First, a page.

Roger Scruton nominates opera, hailing it as “not so much a representation of human life as a redemption of it. For dramatic music can rescue our feelings from their randomness, and vindicate our immortal longings in the face of chaos and decay”:
The complaint was already made in Monteverdi’s Venice that singing detracts from the realism of the stage. The verismo of Verdi was a response to this complaint, an attempt to tie the melodic moment to the particular person in a believable situation — and no one can doubt his success in this. But Wagner had another and more persuasive response to those who dismissed his operas as mere fairytales. By lifting everything — character, setting, emotion and gesture — into the imagined space of music, he believed, we achieve another and higher kind of realism. Words and music develop together, and the purpose of both is drama.
Opera conceived as a sequence of arias, loosely joined by recitative, thereafter disappeared. Even Italian composers quietly adopted the Wagnerian ideal, so that by the time of Puccini it was universally accepted that operas should be through-composed, each act working towards its climax by largely musical means, with the musical material constantly reworked in accordance with the logic of the drama. …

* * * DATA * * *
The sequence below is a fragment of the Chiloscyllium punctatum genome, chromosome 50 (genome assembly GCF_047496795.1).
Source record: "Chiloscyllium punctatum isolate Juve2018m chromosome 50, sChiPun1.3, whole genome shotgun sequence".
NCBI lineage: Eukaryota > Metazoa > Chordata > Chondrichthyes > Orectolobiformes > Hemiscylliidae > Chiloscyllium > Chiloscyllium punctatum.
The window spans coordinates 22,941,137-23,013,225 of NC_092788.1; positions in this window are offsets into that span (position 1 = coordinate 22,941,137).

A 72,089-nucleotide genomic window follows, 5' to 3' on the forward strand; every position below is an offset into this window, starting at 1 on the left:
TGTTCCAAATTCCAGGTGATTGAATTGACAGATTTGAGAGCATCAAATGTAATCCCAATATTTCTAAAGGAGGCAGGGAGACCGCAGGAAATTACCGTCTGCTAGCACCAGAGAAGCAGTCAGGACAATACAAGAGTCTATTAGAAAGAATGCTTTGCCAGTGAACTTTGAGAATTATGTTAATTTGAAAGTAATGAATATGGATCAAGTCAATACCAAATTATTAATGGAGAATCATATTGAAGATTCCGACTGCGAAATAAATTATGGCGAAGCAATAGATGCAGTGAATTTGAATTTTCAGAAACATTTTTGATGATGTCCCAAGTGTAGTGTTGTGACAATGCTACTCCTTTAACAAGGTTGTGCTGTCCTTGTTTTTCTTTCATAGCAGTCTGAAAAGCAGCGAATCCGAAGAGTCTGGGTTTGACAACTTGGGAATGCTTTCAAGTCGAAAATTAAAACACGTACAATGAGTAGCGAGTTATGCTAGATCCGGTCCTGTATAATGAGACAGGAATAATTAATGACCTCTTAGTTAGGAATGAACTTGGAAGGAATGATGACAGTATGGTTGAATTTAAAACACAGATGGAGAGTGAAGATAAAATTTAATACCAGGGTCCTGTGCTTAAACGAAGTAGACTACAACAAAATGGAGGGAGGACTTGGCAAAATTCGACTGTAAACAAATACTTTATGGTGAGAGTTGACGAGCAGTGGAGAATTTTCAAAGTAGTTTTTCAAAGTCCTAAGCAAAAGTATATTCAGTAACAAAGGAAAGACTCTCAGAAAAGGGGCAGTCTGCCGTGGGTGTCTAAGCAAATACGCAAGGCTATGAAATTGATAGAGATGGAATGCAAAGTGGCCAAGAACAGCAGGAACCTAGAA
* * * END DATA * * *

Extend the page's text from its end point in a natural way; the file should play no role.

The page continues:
Many people have an opera buried within them: so at least I believe. For the inner life is essentially operatic. It sings to itself in many voices, and we strive in our dreams and meditations to bring those voices into line, to turn discord to concord, and conflict to resolution. Precisely because the characters in opera sing their passions, we sense that these passions are really cosmic forces, whose scope is far greater than the mere individuals who represent them. Through opera our inner life is summoned from hidden regions and resolved before us on the stage.
(Video: Overture of Verdi’s La Traviata performed at The Royal Opera House in London in 1994)